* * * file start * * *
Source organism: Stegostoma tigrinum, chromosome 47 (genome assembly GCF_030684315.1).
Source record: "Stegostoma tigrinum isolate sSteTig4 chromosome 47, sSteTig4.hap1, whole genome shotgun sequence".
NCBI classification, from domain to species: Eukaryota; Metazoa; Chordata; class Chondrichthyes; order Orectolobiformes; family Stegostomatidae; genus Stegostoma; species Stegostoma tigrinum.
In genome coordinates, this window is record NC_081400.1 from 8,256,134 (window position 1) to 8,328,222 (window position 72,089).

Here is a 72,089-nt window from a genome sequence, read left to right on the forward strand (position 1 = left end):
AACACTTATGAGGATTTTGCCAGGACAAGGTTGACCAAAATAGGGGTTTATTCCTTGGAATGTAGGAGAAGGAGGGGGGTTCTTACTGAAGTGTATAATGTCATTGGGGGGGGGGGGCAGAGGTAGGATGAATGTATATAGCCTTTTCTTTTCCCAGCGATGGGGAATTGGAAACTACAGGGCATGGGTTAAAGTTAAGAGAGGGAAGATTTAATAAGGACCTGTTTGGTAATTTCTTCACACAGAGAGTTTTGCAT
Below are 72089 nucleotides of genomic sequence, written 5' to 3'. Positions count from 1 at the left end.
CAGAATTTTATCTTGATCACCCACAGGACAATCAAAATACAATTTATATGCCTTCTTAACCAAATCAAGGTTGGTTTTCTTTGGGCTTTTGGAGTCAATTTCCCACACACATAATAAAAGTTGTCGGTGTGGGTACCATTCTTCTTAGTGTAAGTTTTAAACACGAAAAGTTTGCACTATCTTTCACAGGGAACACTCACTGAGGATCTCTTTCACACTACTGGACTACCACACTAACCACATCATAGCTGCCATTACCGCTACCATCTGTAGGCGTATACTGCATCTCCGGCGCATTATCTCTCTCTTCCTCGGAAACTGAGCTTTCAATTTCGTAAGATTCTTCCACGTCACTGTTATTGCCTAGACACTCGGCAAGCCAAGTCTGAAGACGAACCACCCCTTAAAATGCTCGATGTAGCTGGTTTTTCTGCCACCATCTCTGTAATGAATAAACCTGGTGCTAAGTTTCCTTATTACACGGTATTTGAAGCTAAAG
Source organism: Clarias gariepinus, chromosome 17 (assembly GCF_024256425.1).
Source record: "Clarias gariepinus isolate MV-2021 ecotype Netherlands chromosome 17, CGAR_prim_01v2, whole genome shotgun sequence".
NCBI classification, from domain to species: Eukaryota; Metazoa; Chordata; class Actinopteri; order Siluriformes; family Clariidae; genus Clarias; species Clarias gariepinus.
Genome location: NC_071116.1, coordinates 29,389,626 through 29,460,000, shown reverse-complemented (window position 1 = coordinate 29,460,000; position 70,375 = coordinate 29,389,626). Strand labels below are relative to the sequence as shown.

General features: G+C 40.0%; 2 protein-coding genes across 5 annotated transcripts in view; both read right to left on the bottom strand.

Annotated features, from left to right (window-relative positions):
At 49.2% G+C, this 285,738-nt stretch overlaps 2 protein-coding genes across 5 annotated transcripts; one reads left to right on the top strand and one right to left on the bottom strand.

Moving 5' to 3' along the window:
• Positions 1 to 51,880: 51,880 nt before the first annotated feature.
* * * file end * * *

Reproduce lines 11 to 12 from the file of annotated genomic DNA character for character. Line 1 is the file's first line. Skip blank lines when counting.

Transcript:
NCBI classification, from domain to species: Eukaryota; Metazoa; Chordata; class Actinopteri; order Siluriformes; family Clariidae; genus Clarias; species Clarias gariepinus.
Genome location: NC_071116.1, coordinates 29,389,626 through 29,460,000, shown reverse-complemented (window position 1 = coordinate 29,460,000; position 70,375 = coordinate 29,389,626). Strand labels below are relative to the sequence as shown.